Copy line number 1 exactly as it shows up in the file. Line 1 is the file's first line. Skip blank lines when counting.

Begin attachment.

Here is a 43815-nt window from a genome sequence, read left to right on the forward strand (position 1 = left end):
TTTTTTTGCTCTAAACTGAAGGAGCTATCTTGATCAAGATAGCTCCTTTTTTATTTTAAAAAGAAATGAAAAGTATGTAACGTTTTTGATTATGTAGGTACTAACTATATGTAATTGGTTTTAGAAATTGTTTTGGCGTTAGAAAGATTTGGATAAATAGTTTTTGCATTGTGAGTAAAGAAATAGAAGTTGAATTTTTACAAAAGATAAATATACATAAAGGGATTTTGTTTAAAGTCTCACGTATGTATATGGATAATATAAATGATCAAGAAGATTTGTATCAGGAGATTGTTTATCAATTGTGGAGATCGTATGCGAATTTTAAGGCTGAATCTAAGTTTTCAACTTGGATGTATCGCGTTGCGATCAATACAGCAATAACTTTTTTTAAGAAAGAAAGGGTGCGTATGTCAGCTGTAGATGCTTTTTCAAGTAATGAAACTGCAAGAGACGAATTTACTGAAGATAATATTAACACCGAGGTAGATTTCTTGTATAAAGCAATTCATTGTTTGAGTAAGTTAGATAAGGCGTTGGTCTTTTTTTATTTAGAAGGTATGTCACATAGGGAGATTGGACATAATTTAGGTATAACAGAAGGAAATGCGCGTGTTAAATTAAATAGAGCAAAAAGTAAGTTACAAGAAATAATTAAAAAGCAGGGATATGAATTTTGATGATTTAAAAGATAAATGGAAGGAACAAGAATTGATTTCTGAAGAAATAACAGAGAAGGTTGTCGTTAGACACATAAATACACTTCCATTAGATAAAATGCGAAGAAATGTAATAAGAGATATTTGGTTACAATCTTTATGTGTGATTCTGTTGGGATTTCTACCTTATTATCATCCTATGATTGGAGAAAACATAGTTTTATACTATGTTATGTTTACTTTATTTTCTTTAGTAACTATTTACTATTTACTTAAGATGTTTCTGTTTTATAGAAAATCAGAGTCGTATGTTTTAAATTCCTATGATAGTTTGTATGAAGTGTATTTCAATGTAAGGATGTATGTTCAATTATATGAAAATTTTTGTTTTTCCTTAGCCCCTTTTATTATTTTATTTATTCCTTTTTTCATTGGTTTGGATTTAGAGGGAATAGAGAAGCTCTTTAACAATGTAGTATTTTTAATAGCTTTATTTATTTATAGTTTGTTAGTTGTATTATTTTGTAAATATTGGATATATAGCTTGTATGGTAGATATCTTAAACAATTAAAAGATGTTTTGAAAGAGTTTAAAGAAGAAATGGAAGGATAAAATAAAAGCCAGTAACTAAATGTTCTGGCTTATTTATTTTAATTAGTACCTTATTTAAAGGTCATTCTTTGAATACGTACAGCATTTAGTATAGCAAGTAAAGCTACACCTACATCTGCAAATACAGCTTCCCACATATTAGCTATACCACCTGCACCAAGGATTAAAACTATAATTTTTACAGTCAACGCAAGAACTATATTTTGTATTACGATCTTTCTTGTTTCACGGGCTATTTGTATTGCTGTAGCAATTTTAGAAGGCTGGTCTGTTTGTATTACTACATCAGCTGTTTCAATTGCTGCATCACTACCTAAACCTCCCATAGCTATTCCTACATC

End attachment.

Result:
Here is a 43815-nt window from a genome sequence, read left to right on the forward strand (position 1 = left end):